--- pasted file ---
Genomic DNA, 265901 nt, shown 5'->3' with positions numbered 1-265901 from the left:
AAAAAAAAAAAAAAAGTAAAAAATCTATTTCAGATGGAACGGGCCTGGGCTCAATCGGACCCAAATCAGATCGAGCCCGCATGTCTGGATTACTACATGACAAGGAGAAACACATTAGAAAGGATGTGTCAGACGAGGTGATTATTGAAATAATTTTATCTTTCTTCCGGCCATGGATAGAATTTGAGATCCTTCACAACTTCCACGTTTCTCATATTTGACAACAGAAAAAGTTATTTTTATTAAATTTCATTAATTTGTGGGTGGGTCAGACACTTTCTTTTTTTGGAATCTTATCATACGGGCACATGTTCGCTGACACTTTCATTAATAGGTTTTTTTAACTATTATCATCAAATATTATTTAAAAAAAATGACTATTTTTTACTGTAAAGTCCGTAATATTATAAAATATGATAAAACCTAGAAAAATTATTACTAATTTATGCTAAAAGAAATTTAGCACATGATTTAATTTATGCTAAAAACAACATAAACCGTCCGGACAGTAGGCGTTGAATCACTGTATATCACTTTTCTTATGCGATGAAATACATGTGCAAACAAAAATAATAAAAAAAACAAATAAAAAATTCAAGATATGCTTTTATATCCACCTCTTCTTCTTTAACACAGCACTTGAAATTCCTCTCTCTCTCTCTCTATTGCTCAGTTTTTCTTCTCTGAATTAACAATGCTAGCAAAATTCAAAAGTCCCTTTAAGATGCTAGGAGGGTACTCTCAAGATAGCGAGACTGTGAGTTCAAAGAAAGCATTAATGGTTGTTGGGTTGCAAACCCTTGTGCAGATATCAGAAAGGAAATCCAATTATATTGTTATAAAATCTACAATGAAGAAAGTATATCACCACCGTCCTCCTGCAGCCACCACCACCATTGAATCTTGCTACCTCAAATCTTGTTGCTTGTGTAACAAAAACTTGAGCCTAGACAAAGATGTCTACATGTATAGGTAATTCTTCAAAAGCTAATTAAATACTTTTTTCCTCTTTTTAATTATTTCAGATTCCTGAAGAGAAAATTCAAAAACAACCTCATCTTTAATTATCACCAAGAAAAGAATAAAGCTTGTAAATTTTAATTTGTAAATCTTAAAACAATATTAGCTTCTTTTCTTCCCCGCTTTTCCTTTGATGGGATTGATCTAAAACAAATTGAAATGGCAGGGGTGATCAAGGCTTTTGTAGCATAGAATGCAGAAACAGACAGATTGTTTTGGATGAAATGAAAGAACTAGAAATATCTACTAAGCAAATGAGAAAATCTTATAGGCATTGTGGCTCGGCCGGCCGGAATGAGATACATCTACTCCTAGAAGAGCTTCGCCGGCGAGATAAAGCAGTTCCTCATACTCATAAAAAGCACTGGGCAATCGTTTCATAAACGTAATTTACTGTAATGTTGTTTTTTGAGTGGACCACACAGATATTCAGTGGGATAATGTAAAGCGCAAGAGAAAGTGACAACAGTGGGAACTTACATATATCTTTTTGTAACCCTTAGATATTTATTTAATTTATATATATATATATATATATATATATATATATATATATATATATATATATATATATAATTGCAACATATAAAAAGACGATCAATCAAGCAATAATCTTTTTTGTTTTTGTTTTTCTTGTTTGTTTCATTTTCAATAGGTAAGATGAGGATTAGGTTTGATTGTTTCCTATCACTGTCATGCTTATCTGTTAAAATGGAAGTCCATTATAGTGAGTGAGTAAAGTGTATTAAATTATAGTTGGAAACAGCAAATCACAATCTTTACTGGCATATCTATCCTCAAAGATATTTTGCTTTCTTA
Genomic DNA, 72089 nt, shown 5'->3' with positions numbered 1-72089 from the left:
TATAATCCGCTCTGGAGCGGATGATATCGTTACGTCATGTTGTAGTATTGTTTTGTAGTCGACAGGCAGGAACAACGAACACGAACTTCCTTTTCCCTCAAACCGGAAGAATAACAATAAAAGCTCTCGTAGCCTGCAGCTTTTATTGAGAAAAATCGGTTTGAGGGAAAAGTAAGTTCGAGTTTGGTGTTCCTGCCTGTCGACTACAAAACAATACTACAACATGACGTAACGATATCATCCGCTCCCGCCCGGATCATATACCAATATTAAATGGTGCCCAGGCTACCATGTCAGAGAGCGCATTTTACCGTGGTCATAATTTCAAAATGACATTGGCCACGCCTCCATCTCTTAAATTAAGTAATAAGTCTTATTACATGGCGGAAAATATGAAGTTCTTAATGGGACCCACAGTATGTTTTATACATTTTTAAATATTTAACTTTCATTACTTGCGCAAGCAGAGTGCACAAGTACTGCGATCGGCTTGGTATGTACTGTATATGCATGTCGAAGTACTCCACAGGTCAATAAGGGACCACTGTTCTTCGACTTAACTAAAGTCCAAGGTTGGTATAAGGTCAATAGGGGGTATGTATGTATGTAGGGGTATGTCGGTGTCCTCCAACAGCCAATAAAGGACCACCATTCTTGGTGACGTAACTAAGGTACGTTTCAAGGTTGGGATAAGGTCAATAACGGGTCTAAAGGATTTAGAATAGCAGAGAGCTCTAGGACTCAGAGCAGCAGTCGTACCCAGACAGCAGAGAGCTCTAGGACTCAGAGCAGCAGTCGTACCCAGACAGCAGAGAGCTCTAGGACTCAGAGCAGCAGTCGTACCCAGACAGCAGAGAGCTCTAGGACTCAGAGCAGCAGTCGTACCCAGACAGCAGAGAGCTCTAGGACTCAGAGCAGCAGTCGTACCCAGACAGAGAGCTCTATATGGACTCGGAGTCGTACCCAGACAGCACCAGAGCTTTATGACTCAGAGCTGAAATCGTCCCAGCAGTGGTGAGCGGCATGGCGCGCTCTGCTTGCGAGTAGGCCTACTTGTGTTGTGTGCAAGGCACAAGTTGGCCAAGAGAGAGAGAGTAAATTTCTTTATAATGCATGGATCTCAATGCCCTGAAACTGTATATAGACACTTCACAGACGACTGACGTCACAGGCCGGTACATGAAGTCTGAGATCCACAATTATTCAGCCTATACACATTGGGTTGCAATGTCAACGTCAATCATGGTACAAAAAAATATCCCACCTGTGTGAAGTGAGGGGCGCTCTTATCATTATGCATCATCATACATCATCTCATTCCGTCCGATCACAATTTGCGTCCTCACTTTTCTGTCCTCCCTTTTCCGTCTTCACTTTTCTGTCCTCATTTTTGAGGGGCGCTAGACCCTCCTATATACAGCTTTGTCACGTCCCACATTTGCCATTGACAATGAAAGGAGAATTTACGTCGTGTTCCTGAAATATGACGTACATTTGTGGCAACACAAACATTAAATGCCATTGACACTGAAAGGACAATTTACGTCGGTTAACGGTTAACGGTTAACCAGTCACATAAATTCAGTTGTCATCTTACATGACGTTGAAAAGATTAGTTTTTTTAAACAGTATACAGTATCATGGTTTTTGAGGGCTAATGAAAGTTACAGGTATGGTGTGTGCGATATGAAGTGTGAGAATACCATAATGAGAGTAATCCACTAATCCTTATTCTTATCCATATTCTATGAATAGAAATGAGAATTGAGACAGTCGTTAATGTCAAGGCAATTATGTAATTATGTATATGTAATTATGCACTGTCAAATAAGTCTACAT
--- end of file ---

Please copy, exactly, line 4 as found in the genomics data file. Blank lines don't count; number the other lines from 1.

TATAATCCGCTCTGGAGCGGATGATATCGTTACGTCATGTTGTAGTATTGTTTTGTAGTCGACAGGCAGGAACAACGAACACGAACTTCCTTTTCCCTCAAACCGGAAGAATAACAATAAAAGCTCTCGTAGCCTGCAGCTTTTATTGAGAAAAATCGGTTTGAGGGAAAAGTAAGTTCGAGTTTGGTGTTCCTGCCTGTCGACTACAAAACAATACTACAACATGACGTAACGATATCATCCGCTCCCGCCCGGATCATATACCAATATTAAATGGTGCCCAGGCTACCATGTCAGAGAGCGCATTTTACCGTGGTCATAATTTCAAAATGACATTGGCCACGCCTCCATCTCTTAAATTAAGTAATAAGTCTTATTACATGGCGGAAAATATGAAGTTCTTAATGGGACCCACAGTATGTTTTATACATTTTTAAATATTTAACTTTCATTACTTGCGCAAGCAGAGTGCACAAGTACTGCGATCGGCTTGGTATGTACTGTATATGCATGTCGAAGTACTCCACAGGTCAATAAGGGACCACTGTTCTTCGACTTAACTAAAGTCCAAGGTTGGTATAAGGTCAATAGGGGGTATGTATGTATGTAGGGGTATGTCGGTGTCCTCCAACAGCCAATAAAGGACCACCATTCTTGGTGACGTAACTAAGGTACGTTTCAAGGTTGGGATAAGGTCAATAACGGGTCTAAAGGATTTAGAATAGCAGAGAGCTCTAGGACTCAGAGCAGCAGTCGTACCCAGACAGCAGAGAGCTCTAGGACTCAGAGCAGCAGTCGTACCCAGACAGCAGAGAGCTCTAGGACTCAGAGCAGCAGTCGTACCCAGACAGCAGAGAGCTCTAGGACTCAGAGCAGCAGTCGTACCCAGACAGCAGAGAGCTCTAGGACTCAGAGCAGCAGTCGTACCCAGACAGAGAGCTCTATATGGACTCGGAGTCGTACCCAGACAGCACCAGAGCTTTATGACTCAGAGCTGAAATCGTCCCAGCAGTGGTGAGCGGCATGGCGCGCTCTGCTTGCGAGTAGGCCTACTTGTGTTGTGTGCAAGGCACAAGTTGGCCAAGAGAGAGAGAGTAAATTTCTTTATAATGCATGGATCTCAATGCCCTGAAACTGTATATAGACACTTCACAGACGACTGACGTCACAGGCCGGTACATGAAGTCTGAGATCCACAATTATTCAGCCTATACACATTGGGTTGCAATGTCAACGTCAATCATGGTACAAAAAAATATCCCACCTGTGTGAAGTGAGGGGCGCTCTTATCATTATGCATCATCATACATCATCTCATTCCGTCCGATCACAATTTGCGTCCTCACTTTTCTGTCCTCCCTTTTCCGTCTTCACTTTTCTGTCCTCATTTTTGAGGGGCGCTAGACCCTCCTATATACAGCTTTGTCACGTCCCACATTTGCCATTGACAATGAAAGGAGAATTTACGTCGTGTTCCTGAAATATGACGTACATTTGTGGCAACACAAACATTAAATGCCATTGACACTGAAAGGACAATTTACGTCGGTTAACGGTTAACGGTTAACCAGTCACATAAATTCAGTTGTCATCTTACATGACGTTGAAAAGATTAGTTTTTTTAAACAGTATACAGTATCATGGTTTTTGAGGGCTAATGAAAGTTACAGGTATGGTGTGTGCGATATGAAGTGTGAGAATACCATAATGAGAGTAATCCACTAATCCTTATTCTTATCCATATTCTATGAATAGAAATGAGAATTGAGACAGTCGTTAATGTCAAGGCAATTATGTAATTATGTATATGTAATTATGCACTGTCAAATAAGTCTACAT